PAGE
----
The Lee administration also announced this week that the TNREADY achievement tests will be administered on paper for students in the 2019-2020 school year. This spring that is how elementary and middle school students will take the exam, while Tennessee high school students will take it on line one more year before the state hires a new vendor to handle the troubled program.

The hope is all testing will go back on line as early as 2020-2021, but for now, TN READY remains as it always has been, not ready.


The bill to allow Tennessee adoption and foster care agencies to decline to assist same-sex couples passed the full State House this week by a wide margin. It’s legislation that seems likely to be passed by the Senate and signed into law by Governor Lee.

The measure is bound to challenged in the courts, and says this article moved nationally by the Associated Press, it is part a national effort by conservative groups.

In addition to LGBT organizations, some religious groups are concerned the bill would legalize discrimination.

The “nationalization” effort on this adoption bill is also happening with the “heart beat” legislation that would ban abortions as soon as a heartbeat can be detected. That can occur about six weeks into a pregnancy which is significantly sooner than current court restrictions set out by the U.S. Supreme Court’s Roe v. Wade decision.

Similar heart beat laws in other states have already been struck down in the federal courts. But with a new, more conservative High Court in place in Washington, several states, including Tennessee, seem poised to pass heart beat bills. Georgia has just done so, despite threats of a national backlash.

Could Tennessee be next? The ‘heart beat” bill has already passed the State House. With Governor Lee likely to sign the bill if it reaches his desk, that means only State Senate approval is needed.

Perhaps to hedge their bets, as I told you might happen, another bill to ban abortion as soon as Roe v. Wade is overturned by the Supreme Court may be brought back to life in committee next week. It was killed last week in a sub-committee.

So what will it be on abortion? A “trigger” bill or the “heart beat” measure? Or both?


You might recall back late last year and in early 2019, Governor Lee’s cabinet and staff choices came under intense criticism by some in the conservative wing of the Republican Party. Using THE TENNESSEE STAR on-line media outlet, the Governor’s choices were called Democrats and RHINOs (Republicans In Name Only).

Now the appointment of a new Deputy Commissioner in the Tennessee Department of Environment & Conservation might be seen a peace offering in that regard. The new Deputy Commissioner is former State Representative, perennial candidate and Tea Party stalwart Joe Carr. Here’s a TENNESSEE JOURNAL summary of media reports on the Carr appointment.


For the fourth time in recent years, a state lawmaker is facing allegations of sexual misconduct, some of which are under investigation on the Hill.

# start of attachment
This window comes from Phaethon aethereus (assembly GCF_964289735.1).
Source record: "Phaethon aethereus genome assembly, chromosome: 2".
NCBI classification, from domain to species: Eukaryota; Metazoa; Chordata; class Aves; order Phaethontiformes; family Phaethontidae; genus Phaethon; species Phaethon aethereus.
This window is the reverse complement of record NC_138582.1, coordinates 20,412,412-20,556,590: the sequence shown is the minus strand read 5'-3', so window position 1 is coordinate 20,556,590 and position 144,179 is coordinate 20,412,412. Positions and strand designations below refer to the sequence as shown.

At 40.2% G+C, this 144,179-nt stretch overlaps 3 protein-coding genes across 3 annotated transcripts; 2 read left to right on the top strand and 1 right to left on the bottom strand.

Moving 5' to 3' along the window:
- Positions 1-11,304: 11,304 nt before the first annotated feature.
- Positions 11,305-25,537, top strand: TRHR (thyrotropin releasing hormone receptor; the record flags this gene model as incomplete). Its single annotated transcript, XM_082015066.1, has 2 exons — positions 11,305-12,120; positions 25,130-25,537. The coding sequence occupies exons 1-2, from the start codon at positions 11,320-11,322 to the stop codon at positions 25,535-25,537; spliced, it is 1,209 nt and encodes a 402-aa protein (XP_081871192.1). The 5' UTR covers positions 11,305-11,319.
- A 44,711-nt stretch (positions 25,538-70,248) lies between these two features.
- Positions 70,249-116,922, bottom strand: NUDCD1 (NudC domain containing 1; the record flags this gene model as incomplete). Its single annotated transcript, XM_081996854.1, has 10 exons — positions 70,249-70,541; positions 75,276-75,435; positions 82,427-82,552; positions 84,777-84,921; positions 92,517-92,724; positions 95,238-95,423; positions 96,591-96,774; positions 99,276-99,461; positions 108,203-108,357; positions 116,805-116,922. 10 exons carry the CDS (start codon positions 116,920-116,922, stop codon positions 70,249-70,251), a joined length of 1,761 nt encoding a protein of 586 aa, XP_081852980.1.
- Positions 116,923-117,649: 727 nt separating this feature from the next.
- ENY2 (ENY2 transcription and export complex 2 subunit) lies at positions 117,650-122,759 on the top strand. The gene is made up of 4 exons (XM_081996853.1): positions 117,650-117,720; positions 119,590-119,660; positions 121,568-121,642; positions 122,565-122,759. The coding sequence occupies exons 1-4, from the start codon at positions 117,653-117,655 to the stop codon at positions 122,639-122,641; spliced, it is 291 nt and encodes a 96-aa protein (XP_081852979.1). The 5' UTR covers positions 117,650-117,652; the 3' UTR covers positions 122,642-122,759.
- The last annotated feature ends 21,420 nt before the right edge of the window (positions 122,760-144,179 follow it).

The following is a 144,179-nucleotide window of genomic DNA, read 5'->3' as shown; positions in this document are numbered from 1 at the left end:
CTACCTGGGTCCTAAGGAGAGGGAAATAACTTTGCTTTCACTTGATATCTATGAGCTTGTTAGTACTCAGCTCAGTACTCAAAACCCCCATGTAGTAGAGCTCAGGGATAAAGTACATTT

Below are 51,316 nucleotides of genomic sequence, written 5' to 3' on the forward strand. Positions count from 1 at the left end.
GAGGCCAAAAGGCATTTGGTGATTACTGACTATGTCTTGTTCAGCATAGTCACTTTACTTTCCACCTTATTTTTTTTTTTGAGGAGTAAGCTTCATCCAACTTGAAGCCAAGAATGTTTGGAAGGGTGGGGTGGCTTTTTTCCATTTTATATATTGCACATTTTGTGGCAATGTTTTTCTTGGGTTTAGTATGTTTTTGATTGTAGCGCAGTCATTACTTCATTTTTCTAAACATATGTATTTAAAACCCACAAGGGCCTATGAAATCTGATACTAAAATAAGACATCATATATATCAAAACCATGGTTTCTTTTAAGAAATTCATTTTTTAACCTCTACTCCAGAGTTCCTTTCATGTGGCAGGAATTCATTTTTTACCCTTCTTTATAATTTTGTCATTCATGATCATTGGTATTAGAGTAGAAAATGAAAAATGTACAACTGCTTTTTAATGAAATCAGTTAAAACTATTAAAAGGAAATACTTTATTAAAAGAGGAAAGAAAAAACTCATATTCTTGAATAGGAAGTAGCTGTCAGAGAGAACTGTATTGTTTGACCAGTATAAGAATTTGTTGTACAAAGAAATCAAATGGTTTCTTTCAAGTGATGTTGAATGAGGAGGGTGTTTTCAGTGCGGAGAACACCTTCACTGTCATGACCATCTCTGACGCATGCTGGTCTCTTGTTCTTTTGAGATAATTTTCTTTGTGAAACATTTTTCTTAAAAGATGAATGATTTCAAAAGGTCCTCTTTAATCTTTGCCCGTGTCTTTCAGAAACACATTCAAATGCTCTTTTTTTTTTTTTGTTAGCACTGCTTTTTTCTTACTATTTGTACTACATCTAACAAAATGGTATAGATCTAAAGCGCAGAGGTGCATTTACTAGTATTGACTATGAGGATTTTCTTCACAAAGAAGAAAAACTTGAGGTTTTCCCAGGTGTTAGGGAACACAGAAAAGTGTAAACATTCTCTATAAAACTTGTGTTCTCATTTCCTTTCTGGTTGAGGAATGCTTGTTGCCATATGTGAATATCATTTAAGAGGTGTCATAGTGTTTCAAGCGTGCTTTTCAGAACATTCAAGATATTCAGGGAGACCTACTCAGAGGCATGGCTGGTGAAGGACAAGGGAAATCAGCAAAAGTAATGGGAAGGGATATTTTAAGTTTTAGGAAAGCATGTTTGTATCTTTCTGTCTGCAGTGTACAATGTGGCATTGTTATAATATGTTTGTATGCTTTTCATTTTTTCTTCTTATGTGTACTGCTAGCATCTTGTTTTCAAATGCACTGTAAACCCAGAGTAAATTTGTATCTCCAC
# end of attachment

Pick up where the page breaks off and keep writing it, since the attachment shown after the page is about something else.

This time the charges involve Democratic Representative Rick Staples of Knoxville. Here is what the USA TODAY—TENNESSEE NETWORK is reporting.

On Thursday, Representative Staples apologized if his actions “were misinterpreted.” He adds he is a victim of ‘political character assassination.”


Next month, convicted murderer Donnie Edward Johnson is scheduled to be executed here in Tennessee. It will mark an early first test for Governor Bill Lee about what he will do in handling appeals for mercy or clemency in capital cases.

I raised that subject with Governor Lee when he was on INSIDE POLITICS last week. We didn’t discuss the Johnson case itself, but the details surrounding Johnson may raise some difficult choices for the Governor. While Mr. Lee made it clear he is sworn to uphold the laws of the state, including the death penalty, the Governor is also a strong advocate for criminal justice reform and helping those convicted of crime rehabilitate their lives.

The Governor say those who commit violent crimes should receive swift and sure justice. But Donnie Edward Johnson is someone who even the daughter of the woman he murdered says has gone from “being a liar, a cheat, a con man and a murderer” to an ordained elder in the Seventh Day Adventist Church with a flock inside the walls of the prison.

Cynthia Vaughn wants to meet with the Governor about mercy in this case. Execution day is May 16.

If you like to see and hear the Governor’s comments about capital punishment, and the other issues we discussed on INSIDE POLITICS last week, you can do so at this link. The capital punishment discussion is in the third segment of the program.


In the fall of 2008, Belmont University did a stellar job hosting a nationally-televised presidential town hall debate between Democrat Barack Obama and Republican John McCain. Now Belmont wants to do it again in 2020. While nobody knows for sure if there will be presidential debates next year, or how many, Belmont’s bid is among the announced finalists.

I have no inside information of which sites are most likely to be picked. But among the finalists, Hartford, Conn., Creighton University in Omaha Nebraska, the University of Michigan in Ann Arbor, the University of Notre Dame in Notre Dame, Ind. and the University of Utah in Salt Lake City, Belmont is the only one in the South, while several others are in Midwestern states. Some of those Midwest sites might be more appealing since they are in potential battleground states while Tennessee will not be. Just how many debates are scheduled will also play a role in which of the six finalists are selected. The debate in Salt Lake City is the only potential debate site out west if geography is a selection factor.